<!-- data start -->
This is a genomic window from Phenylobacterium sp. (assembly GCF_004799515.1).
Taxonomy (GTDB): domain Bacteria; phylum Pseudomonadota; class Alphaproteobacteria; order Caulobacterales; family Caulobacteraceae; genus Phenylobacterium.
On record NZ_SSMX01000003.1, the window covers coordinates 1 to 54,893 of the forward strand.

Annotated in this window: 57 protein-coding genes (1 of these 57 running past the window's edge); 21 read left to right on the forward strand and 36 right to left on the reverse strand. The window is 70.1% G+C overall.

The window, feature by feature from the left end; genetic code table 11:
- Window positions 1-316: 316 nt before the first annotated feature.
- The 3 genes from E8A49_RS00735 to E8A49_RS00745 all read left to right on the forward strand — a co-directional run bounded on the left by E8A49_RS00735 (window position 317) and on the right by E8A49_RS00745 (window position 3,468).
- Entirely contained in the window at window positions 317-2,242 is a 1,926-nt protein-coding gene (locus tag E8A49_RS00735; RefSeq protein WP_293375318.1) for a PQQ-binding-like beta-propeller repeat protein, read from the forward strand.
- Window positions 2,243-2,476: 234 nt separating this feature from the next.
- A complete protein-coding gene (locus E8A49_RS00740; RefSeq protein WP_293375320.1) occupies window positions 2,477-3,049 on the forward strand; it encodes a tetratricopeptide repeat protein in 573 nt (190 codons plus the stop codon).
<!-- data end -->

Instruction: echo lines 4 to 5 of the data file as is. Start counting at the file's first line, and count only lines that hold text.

Annotated in this window: 57 protein-coding genes (1 of these 57 running past the window's edge); 21 read left to right on the forward strand and 36 right to left on the reverse strand. The window is 70.1% G+C overall.

The window, feature by feature from the left end; genetic code table 11: